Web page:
21st Century Libraries

We get a lot of questions about the future of libraries. One of the more common questions is, "Why do we need libraries when the trend is away from the printed page?" Libraries aren't just about books; instead they're about what you do with the knowledge you acquire through resources like books. Libraries have always changed, as we will continue to evolve as the changing nature of acquiring and sharing information provides many exciting opportunities for libraries and communities.

In the past, library spaces revolved around books and objects. Furniture was substantial and the focus was on the storage of physical resources. Today's libraries are flexible spaces designed around people, discovery and social interaction. Today's libraries also focus on measuring success through meaningful impact, rather than simply the output numbers libraries have relied on in the past.

So what does this modern library look like?

It's people focused. In the past, resources in a public library were defined as physical materials, such as books. Today resources are defined more broadly to include knowledge and expertise of individuals and organizations in the community. The public library creates a forum for community experts to share their knowledge.

Another significant shift is that information once moved in one direction; the citizen was the consumer of information. Today's library facilitates the participation of its citizens learning, creating, sharing and innovating, producing a cycle of knowledge that enriches the community.

Gone is the library as a gatekeeper of information, allowing access to community members. Now the library provides tools and training to access and evaluate information.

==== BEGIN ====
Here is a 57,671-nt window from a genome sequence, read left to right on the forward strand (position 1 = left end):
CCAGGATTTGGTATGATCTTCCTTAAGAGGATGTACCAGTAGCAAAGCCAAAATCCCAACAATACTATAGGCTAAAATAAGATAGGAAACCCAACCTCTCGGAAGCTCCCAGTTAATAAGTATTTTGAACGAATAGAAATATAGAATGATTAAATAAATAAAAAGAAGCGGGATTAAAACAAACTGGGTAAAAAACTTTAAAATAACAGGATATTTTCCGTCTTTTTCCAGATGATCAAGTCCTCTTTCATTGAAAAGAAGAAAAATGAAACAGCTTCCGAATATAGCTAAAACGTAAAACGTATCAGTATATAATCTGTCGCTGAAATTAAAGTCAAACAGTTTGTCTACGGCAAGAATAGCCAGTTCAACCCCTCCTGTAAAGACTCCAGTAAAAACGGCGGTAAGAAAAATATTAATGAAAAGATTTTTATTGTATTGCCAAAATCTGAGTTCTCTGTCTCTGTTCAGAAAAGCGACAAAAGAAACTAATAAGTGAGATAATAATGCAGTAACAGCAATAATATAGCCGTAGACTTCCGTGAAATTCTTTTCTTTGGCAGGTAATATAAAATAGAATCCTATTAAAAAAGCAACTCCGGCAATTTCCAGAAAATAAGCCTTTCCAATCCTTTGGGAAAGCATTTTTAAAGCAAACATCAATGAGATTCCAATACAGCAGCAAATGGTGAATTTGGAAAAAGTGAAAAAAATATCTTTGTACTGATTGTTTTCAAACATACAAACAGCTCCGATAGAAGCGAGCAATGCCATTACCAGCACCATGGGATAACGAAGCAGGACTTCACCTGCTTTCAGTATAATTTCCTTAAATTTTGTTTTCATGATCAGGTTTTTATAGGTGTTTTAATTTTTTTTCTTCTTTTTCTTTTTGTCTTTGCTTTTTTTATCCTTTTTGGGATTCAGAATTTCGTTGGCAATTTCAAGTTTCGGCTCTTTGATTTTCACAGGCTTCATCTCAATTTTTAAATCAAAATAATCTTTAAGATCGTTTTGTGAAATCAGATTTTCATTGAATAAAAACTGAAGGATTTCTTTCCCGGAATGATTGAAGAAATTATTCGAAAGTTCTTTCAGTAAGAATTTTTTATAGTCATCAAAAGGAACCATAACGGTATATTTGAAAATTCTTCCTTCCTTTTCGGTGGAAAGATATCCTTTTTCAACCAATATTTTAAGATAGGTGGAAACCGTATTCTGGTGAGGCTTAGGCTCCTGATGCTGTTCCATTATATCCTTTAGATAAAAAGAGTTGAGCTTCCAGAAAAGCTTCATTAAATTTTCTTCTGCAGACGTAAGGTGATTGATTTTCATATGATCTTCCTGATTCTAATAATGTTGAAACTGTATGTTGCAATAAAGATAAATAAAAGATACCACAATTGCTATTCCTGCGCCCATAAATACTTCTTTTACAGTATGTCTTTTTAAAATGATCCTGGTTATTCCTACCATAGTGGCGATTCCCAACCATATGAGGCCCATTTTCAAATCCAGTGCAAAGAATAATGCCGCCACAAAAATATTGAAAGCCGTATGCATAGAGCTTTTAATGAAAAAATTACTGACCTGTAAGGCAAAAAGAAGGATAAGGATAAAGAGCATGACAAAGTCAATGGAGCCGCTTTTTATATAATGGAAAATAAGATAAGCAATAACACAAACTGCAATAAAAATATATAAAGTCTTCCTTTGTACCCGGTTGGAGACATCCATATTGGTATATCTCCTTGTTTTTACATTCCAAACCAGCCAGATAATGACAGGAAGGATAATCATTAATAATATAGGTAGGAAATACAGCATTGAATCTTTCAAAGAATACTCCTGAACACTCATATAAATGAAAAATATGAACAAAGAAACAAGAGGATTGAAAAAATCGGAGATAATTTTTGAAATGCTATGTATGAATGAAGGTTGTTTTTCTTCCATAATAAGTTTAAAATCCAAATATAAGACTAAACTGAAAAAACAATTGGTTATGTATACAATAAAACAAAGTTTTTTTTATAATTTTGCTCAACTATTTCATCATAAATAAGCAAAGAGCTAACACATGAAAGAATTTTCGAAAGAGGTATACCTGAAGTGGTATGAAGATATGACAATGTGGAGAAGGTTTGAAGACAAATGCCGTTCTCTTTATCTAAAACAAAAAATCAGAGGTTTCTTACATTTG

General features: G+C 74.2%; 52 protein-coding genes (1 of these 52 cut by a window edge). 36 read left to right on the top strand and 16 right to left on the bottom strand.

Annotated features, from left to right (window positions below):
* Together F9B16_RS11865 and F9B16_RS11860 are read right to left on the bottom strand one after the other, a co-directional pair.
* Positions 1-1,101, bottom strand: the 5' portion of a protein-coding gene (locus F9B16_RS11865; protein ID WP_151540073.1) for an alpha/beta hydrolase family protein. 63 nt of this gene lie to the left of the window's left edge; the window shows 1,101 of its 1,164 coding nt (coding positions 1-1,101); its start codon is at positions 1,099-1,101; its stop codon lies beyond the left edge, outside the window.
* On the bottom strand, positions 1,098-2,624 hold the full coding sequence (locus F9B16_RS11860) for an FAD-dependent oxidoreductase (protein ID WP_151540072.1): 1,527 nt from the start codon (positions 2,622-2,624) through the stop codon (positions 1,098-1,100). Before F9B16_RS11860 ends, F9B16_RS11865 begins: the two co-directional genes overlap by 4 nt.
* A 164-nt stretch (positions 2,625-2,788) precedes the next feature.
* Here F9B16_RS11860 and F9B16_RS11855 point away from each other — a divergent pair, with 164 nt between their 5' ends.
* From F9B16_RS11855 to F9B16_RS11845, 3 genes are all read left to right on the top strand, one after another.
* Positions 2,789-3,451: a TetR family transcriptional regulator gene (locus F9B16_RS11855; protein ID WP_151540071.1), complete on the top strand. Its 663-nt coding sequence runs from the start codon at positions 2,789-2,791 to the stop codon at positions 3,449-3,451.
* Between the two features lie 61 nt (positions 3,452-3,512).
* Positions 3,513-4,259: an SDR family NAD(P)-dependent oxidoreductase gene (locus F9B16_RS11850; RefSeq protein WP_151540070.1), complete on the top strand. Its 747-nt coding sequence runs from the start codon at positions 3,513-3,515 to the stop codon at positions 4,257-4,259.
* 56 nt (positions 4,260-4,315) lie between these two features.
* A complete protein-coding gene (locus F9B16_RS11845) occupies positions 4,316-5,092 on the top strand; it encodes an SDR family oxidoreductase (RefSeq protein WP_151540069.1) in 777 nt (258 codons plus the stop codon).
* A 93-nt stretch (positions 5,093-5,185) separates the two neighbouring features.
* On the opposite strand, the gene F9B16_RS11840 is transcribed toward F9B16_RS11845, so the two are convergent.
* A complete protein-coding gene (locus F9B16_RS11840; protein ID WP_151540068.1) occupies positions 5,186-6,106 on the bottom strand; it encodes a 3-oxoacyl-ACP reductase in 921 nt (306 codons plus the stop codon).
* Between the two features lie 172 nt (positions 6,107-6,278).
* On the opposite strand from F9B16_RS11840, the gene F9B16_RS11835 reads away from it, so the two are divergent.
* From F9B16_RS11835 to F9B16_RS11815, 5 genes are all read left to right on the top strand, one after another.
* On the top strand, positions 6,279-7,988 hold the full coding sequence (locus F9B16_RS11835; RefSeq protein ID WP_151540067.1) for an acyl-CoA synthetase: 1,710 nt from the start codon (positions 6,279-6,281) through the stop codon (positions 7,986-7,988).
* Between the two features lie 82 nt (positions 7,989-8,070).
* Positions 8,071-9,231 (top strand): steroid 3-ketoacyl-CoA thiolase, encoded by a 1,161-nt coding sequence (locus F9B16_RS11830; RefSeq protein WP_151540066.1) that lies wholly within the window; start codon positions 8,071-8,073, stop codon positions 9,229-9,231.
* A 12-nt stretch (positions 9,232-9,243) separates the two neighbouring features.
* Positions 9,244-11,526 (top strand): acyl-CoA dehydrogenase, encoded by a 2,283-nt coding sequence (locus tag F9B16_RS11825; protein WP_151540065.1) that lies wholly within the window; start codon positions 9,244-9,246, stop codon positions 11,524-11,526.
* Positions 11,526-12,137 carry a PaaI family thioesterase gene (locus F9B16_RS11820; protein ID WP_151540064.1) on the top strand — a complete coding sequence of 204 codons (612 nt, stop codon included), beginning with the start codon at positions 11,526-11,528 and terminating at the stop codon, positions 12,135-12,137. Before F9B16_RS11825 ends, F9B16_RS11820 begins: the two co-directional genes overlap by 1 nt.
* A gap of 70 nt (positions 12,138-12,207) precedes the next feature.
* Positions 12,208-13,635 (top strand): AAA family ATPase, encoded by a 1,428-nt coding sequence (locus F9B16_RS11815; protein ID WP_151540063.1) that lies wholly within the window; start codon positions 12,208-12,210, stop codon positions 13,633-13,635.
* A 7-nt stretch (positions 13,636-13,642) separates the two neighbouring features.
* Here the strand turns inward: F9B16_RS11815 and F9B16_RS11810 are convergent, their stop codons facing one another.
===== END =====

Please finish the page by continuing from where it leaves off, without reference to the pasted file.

Public libraries were once a quiet place for consumption of information and contemplation. The library of the future provides multiple types of space to engage citizens and create experiences.

It's people friendly. The physical space of a library has long been thought of as institutional, however new library spaces are being created to be inspirational. Service desks are less grand and more approachable. In some cases, libraries are instituting roaming librarians who aren't anchored to a desk.

It's increasingly planned by people. Many changes in libraries of the 21st century are the result of people-driven input in planning, service creation and service evaluation. A good example of this is our new strategic plan.

The role of libraries is changing rapidly. Don't be mistaken, these changes don't mean the traditional services you know and love aren't important or will disappear. The new paradigm works hand in hand with the services you are familiar with, but also positions us to meet the new demands.